|Central Park on a calm wintry day.|
The whole point of our trip to New York was to attend training to become leaders of the Family Connection program, so our first stop was in White Plains, NY, on the grounds of a psychiatric hospital built in 1894. This is where Dr. Alan Fruzzetti, the co-founder of the National Education Alliance for Borderline Personality Disorder shared his knowledge, enthusiasm, skills, and humour with us.
|The Staff Annex, where we had our classes.|
I stepped outside during a break to take some pictures of the sadly deteriorating gentility. These old places are so expensive to maintain!
Lucky for me, though. I just love that craquelure and moss. But, as a photographer, I couldn't help seeing some dramatic potential.
|Don't go walking alone at night.|
|My first cousins once removed. |
Aren't they just too beautiful to be real?
Because we're trying to stretch our travel funds as far as possible, we found a pretty cheap hotel room, though we did want to be in Manhattan. This was the view from our room.
|A pretty representative view, I should think.|
I love that this massive, crowded city of skyscrapers and traffic jams has this oasis of nature and calm right at its heart. When I was a child, I pictured the park as a few blocks wide, with slides and swings, but it is so much more than that.
|We didn't take a ride, but they were pretty to watch.|
I cannot get over the decoration on this building. Can. Not.
|You know you're a hick when you take pictures of the garbage piles because they are mindbogglingly large.|
And traffic jams. There was no getting away from them.
Every two or three minutes, we would hear a siren from an emergency vehicle, and I couldn't imagine how they ever arrived at the critical site in time.
We finally found our tour bus and climbed aboard.
|Looking into the bus. I just love the play of lights and colours here.|
|Just look at all those cars. Can you imagine a fire truck trying to get through?|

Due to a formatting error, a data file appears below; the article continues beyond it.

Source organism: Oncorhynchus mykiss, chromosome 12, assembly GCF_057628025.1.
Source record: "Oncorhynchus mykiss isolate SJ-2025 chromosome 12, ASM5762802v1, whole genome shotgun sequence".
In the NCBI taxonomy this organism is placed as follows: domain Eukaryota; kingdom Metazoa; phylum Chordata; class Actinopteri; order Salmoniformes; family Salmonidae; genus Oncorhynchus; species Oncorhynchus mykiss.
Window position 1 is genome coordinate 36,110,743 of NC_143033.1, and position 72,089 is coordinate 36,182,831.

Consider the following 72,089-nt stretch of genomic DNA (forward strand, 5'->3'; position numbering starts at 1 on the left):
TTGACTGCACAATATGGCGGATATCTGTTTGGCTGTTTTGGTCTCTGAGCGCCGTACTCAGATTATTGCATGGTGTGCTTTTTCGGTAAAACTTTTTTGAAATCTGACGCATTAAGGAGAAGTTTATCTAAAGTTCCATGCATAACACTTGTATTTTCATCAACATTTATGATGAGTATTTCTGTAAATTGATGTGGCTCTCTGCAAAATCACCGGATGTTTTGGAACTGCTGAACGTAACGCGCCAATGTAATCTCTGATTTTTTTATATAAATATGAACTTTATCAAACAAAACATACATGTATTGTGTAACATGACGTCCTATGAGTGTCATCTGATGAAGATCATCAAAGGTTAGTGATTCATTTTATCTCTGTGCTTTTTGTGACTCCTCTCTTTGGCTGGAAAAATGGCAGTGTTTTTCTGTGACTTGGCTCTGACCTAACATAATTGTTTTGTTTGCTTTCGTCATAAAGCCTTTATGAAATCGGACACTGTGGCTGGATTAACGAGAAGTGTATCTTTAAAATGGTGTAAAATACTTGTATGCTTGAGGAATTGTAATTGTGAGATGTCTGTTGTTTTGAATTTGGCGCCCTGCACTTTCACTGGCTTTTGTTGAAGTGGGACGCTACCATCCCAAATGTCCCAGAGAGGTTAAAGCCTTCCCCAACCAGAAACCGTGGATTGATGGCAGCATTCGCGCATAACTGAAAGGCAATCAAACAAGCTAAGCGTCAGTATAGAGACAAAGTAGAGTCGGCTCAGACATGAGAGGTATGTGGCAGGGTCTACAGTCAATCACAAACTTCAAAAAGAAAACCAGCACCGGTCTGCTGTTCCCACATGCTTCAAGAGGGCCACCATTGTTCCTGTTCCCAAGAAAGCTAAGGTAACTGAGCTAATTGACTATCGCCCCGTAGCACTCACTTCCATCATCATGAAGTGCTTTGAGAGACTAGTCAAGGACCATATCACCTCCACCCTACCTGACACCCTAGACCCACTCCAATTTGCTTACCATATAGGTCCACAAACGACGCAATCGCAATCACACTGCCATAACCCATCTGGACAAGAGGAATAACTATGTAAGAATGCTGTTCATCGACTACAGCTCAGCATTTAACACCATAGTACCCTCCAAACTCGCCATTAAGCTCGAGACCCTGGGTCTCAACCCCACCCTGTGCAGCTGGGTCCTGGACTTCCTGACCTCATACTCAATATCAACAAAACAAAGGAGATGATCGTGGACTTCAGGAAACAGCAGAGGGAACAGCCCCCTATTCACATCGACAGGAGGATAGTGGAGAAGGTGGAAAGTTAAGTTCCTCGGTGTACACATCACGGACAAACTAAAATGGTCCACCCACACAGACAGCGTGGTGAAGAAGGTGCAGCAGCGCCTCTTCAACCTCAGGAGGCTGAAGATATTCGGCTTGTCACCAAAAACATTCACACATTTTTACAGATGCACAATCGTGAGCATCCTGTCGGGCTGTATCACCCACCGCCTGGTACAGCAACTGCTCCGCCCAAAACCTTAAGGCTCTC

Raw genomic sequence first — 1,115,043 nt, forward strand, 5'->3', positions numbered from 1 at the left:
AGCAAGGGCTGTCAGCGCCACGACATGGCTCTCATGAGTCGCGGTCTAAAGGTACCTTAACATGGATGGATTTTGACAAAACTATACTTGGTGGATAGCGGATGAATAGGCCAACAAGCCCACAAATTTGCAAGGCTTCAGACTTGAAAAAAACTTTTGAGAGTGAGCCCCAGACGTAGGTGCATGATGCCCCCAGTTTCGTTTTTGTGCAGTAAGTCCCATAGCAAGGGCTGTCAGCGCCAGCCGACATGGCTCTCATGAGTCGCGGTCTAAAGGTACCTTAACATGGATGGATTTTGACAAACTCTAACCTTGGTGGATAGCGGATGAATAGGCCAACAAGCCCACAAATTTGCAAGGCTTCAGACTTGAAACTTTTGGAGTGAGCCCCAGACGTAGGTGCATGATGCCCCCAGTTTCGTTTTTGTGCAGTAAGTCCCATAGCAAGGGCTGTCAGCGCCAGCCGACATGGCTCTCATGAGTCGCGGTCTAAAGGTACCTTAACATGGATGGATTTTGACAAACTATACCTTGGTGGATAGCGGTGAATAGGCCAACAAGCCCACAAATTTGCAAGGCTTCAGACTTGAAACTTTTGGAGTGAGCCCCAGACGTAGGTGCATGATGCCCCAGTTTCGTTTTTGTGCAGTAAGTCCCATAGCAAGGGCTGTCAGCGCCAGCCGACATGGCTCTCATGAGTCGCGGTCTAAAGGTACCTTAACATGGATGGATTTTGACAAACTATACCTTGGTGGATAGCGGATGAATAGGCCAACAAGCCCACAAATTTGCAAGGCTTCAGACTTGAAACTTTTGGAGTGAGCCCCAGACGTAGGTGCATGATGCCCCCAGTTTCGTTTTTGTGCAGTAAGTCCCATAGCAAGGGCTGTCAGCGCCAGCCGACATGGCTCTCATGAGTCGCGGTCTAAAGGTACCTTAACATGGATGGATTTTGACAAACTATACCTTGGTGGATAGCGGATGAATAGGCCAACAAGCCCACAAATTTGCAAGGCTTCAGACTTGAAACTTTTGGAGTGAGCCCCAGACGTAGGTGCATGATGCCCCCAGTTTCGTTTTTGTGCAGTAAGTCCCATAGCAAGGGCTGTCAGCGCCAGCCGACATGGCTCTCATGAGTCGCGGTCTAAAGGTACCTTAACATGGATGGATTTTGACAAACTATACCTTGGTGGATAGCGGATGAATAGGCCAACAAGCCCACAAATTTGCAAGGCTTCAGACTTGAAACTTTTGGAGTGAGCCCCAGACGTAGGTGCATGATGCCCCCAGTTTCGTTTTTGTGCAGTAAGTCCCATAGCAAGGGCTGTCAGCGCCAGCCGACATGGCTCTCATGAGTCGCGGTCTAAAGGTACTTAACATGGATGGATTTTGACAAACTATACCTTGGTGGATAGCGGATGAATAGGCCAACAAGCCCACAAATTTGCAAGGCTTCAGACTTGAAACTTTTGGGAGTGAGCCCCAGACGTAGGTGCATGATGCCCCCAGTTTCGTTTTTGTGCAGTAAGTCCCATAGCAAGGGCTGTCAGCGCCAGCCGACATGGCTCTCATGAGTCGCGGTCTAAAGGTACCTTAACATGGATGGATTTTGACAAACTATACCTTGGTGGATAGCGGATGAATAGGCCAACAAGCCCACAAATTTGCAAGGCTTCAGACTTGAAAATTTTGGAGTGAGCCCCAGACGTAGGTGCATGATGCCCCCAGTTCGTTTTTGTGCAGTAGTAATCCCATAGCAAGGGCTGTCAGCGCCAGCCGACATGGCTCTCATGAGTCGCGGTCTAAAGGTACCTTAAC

|It goes on forever.|
|The Empire State Building aglow. (From down on the street, you can't see the top.)|
Our guide made a point of explaining that it was not "Ground Zero" which many New Yorkers found focused only on the World Trade Centre. The memorial, instead, is meant to remember all the loss and trauma of that horrific day.
By this time, my feet and hips were sore, so we stopped at a diner for a simple meal, then walked back to our hotel.
The next day, we had a slow start, heading out for brunch around 11 a.m.
|A view of the street near our hotel.|
|Carousels are simultaneously beautiful and horrifying. Like clowns.|
It doesn't help that the horse looks like it's being stuck with a cattle prod.
|The city was all gussied up!|
|Blue Nude II, by Henri Matisse via Wikipedia|
And, as I've remarked before, there is nothing like seeing the work of art itself, rather than prints or photos. I've seen this Klimt painting many times as a print.
|Hope, by Gustav Klimt, at the MoMA|
That colour is layered, even the gold. The texture changes from barely covered canvas to flower petals. The gold catches the light in different ways as you move around it. It is more alive.
I laughed when I saw this fellow doing what I had done moments earlier.
|This is especially for my rainbow-loving niece, Diane.|
When we stepped outside, we found that the sun had set and it was raining. Perfect for taking pictures!
After a slow, unexciting dinner (with really slow service, not sure if that's a typical New York thing or just our bad luck), we made our way to the Barrymore Theatre for our Broadway show!
I had loved the book, a story compellingly told from the perspective of an autistic boy. I was worried about how it would translate from the page to the stage, but needn't have. It was perfect.
|The minimalist set.|
The next day was our last in the city.
|Breakfast: I can't remember what it was called, but it was ah-maz-ing!|
What I hadn't counted on were the hordes of school kids.
They were loud, rude, excited, and EVERYWHERE! Next time, if it's during school hours, I'll stick to the regular exhibits.
I did see this, however.
|I don't even know what this was, but found its 23-foot-long rib cage beautiful.|
Look! Look how beautiful it is!
Nature makes some extremely beautiful stuff.
Then it was time to visit the gift shop (of course!), where we saw this really cool handrail.
|Brass vertebrae polished by the shoppers.|
|Mosaic at the subway entrance near the Museum of Natural History.|
After all that excitement, it was good to get home, where our children dropped everything they were doing to greet us with bear hugs and serve us a fresh, hot dinner.
Just kidding. That must be happening on the other side of the black hole. Our kids acknowledged our presence and ate the meal we heated up, but it was Kane who damned near wet himself when he discovered that we were, in fact, STILL ALIVE AND HOME AND SITTING HERE AND PATTING MY NECK! OHMYGOD OHMYGOD! LET ME LICK YOUR EYEBALLS!
We're thinking of putting the kids into a kennel next time we go away. ;)